Many years ago, Robert Frost penned a line that would become a philosophical discussion for decades to come. “Good fences make good neighbors,” he wrote, in his poem “Mending Wall.”
I remember reading it in my school-aged days and thinking that our neighbors were the best ever because we had a fence. In hindsight, I bet that they loved our fence just as much because it contained our childhood ruckus.
In any case, that phrase has stuck with me over time because mostly my brain loves to sit and postulate things without answers. It has an affinity for driving me batty, I think. And here at our current house, we don’t have fence. But we have great neighbors. Probably some of the very best in the whole world.
We have shared impromptu pizzas and have a long-standing tradition of looking for campfire smoke rising from a backyard, because that’s our open invitation to bring over a chair and a bag of marshmallows. Our children have learned to be a fantastic team of lightening bug and toad catchers, while us grown-ups stand barefooted in the street and solve all of the world’s problems.
But more than just the fun stuff, my neighbors have become a vital part of my life, nearly necessary to my survival and sanity.
Our neighbors have rescued me countless times with the perpetual one cup of sugar that never seems to be there when you need it. They’ve plowed and shoveled my driveway when we were on vacation and loaned me their lawn mowers when ours happened to break while I was using it. (Note: I did not break the lawnmower.)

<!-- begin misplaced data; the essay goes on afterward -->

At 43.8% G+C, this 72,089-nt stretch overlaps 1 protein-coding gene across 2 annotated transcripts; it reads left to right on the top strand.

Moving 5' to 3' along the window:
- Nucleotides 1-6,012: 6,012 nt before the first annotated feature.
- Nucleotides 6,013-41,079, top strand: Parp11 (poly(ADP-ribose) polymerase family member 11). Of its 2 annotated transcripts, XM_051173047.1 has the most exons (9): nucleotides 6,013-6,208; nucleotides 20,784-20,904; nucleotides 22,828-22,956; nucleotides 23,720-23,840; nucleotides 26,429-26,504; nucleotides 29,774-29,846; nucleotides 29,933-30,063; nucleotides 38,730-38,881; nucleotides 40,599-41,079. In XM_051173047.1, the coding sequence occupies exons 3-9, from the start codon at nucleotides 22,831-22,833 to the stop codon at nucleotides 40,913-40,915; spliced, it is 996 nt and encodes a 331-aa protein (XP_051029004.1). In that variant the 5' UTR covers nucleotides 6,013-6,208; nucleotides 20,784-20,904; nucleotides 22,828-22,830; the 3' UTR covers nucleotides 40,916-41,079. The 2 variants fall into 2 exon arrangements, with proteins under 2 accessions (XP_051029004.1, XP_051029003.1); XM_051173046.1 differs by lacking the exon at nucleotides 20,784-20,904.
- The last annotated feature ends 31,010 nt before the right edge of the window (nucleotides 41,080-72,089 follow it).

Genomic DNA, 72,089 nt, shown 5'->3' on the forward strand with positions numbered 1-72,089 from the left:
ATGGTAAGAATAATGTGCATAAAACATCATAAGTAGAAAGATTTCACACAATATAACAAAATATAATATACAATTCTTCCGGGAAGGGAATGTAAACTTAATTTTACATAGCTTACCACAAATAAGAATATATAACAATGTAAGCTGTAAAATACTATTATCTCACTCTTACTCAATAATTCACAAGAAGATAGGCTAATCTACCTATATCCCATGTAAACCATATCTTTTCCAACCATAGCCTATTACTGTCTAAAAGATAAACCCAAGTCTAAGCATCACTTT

They also recently came to my rescue during a slight disaster that, as usual, happens when my husband wasn’t home. Away with the kids at a movie one evening, my upstairs toilet chose exactly that moment to break and spray hundreds of thousands of gallons (give or take a few thousand gallons) all over my bathroom. Those thousands of gallons then decided to drain through the ceiling down into my kitchen, and I walked into my house thinking we had a sprinkling system that had gone awry or that while I was gone someone turned my kitchen into a large shower room.
But we don’t have a sprinkling system. My kitchen was still a kitchen, and it was really, really wet.
Within minutes the fire department showed up, and at this time I’d like to publicly apologize for being completely ridiculous, sprinting around my house and throwing every towel and blanket we own at the kind volunteer fireman, all the while drenched and potentially speaking authentic frontier gibberish at high decibels.
But before long, my neighbors came to my rescue.
“What can I do?” he asked.
“Keep me from going crazy,” I said. “And you can have bucket duty.”
Another neighbor showed up and helped remove the light fixtures that were full of water, something that I know that if I would have tried to do I probably would have somehow turned off power to the entire town and have hair that permanently looked liked the Bride of Frankenstein.
When it was all said and done, with the help of unbelievable family and generous neighbors, we live to see another day. A bit of cleanup and some replacing and my family will be back to normal…or whatever you want to call it.
And so I have to really ponder Frost’s poem and his “good fences make good neighbors” line. And while I still semi-agree, I think there should be an addendum to the poem. At the bottom, below all the lines should be, in parentheses:
(But great neighbors don’t really need fences.)